According to the Department of Finance, 2,236 new dwellings were started in Northern Ireland between July and September in 2018: of these 331 were apartments and 1,905 were houses.
Self-building does not literally mean laying each brick yourself. More often than not (and recommended), professionals are used. Self-building means rather than buying a house that has already been built, you are going to design a house to your own specifications and needs before getting the expert help you need to make those dreams a reality.
There are many benefits to building your own home. It’s a place to live that is quite literally what you dreamed of. You can create a house that is the perfect size for you and your family and holds everything that you need. Moreover, you have total control over what goes into the making of your home, meaning you can choose your budget and work within your means. You’re the boss here!
As enticing as all this may sound, choosing to build you own home is not a decision to be taken lightly. Below we outline some of the decisions you need to know about if this is your first time self-building.
Just as when you are buying a house, you need to work within your means. Set a budget and stick to it. Remember that mortgages work differently when you are building: the money is not released all at once but released at pre-agreed stages.
There are a lot of different costs that need to be factored in when you are setting a budget for a self-build. Everything from procuring the site, to workforce fees, to insurance, to your interiors - and also having a place to live while the house is being built.
We also recommend having some extra money set aside. If something goes wrong, you’ll be relieved to have that money to cover it.
2. Your Site
Before you can even think about building you need to buy the site and secure planning permission. Know your land well - this is where you are going to be living! Make sure the ground is good, once you start digging you don’t want underground pipes or obstructions hindering your process and adding extra costs.
It might be a good idea to meet your neighbours now too. Building a house can be a long project and they’ll be living next to any noise and mess that you create in the process.
3. The Team
When self-building you have a bit more flexibility when it comes to who is building. To save costs, many choose to do bits and pieces themselves. A big decision you need to make is: who is going to project manage?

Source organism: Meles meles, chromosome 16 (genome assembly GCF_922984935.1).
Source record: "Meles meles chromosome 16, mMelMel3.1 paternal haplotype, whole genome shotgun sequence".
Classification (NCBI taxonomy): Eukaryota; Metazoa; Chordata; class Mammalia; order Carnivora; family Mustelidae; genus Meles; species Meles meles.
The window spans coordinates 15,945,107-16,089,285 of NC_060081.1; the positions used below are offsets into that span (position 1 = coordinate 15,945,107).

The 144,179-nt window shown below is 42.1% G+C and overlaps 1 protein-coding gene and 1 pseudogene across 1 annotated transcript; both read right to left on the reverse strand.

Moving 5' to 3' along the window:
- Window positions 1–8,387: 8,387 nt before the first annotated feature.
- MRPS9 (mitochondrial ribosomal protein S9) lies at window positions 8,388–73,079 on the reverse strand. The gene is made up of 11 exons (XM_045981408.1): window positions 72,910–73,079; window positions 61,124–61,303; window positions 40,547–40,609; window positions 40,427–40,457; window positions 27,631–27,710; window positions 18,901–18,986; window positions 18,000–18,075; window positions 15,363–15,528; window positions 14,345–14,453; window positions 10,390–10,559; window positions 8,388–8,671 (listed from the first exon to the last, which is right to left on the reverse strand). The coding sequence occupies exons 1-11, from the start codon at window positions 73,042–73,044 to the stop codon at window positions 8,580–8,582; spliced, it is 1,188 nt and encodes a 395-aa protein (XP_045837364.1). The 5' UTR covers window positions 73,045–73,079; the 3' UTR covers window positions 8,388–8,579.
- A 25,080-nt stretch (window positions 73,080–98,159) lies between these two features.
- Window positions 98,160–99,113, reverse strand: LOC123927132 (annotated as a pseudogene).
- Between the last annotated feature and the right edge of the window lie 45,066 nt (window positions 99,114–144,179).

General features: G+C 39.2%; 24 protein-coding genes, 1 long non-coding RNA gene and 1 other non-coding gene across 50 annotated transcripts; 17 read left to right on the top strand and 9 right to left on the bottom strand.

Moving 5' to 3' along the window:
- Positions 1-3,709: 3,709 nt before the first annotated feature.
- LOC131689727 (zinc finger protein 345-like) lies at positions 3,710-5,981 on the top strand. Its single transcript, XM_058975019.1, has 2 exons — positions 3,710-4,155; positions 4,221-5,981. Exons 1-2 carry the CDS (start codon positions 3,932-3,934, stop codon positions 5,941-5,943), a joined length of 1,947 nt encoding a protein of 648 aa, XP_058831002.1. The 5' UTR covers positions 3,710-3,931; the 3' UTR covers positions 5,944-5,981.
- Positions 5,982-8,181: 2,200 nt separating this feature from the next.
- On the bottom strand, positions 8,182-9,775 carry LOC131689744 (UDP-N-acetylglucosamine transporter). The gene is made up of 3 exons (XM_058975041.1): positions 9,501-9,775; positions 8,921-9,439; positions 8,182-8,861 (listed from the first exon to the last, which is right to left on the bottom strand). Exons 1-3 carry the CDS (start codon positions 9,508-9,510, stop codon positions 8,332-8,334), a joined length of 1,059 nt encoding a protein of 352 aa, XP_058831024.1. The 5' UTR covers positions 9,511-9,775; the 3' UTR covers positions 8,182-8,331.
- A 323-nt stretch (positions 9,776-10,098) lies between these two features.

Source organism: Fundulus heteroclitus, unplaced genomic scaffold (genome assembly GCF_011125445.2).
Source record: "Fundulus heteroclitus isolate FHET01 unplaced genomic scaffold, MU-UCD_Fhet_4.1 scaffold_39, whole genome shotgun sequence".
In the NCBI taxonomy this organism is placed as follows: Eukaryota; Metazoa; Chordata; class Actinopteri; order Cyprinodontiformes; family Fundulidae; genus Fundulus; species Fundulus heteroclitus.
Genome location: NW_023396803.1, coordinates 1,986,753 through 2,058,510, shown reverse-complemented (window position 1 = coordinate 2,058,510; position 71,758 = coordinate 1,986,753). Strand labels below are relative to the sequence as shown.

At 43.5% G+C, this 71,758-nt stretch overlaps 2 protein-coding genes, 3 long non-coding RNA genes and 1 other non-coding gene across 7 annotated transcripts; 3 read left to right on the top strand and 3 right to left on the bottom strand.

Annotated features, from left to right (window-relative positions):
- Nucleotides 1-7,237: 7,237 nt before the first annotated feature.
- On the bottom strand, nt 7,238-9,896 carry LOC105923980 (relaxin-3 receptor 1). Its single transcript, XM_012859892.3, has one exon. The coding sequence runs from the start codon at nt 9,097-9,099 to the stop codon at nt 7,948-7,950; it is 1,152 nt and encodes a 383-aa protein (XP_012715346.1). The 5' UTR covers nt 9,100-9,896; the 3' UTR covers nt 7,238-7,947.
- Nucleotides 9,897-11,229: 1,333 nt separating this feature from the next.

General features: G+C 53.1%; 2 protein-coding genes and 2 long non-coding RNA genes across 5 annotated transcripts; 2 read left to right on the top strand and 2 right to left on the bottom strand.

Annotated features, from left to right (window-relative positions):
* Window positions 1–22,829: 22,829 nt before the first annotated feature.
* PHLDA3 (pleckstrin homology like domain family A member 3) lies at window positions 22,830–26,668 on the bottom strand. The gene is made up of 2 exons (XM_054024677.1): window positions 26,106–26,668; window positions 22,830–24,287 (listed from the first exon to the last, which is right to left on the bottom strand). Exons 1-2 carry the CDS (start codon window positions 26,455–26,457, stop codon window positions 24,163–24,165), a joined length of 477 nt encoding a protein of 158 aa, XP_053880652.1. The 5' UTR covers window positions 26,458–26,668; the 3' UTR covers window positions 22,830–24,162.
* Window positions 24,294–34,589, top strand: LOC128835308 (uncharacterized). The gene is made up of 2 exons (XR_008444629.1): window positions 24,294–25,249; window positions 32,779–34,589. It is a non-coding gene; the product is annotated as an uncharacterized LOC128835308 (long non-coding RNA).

By being the project manager for your house, you can save a lot of money. However, this is not a job to take lightly - if you are inexperienced you could only end up incurring further costs for mistakes made. A professional will know the industry and hopefully be able to negotiate better prices. If you do choose to project manage, this means assembling your team of professionals and setting terms of appointment and clear goals and deadlines.
4. What you want and how you’re getting it
This is your house, therefore it’s your job to clearly define how it is supposed to look, from the very bedrooms to the heating system of choice. Consider the decisions you are making and why you are making them. Run everything through your designer and have your plans drawn up professionally, ideally by someone who has worked on homes similar to the one you are hoping for.
5. Choose your materials carefully
Certain materials are more commonly used while building than others, but that is not to say you can’t choose something a little bit different for your home. Discuss what is realistic with your builder, but remember that choice of material will not only affect costs but it will impact the time it takes to build.
The Haldane-Fisher website has a host of other helpful tips for self-building, including case studies from those who have already self-built and features to help you design and price your project.
Why not call into your local Haldane Fisher to speak to one of our experts and how we can help kick start your self-build goals.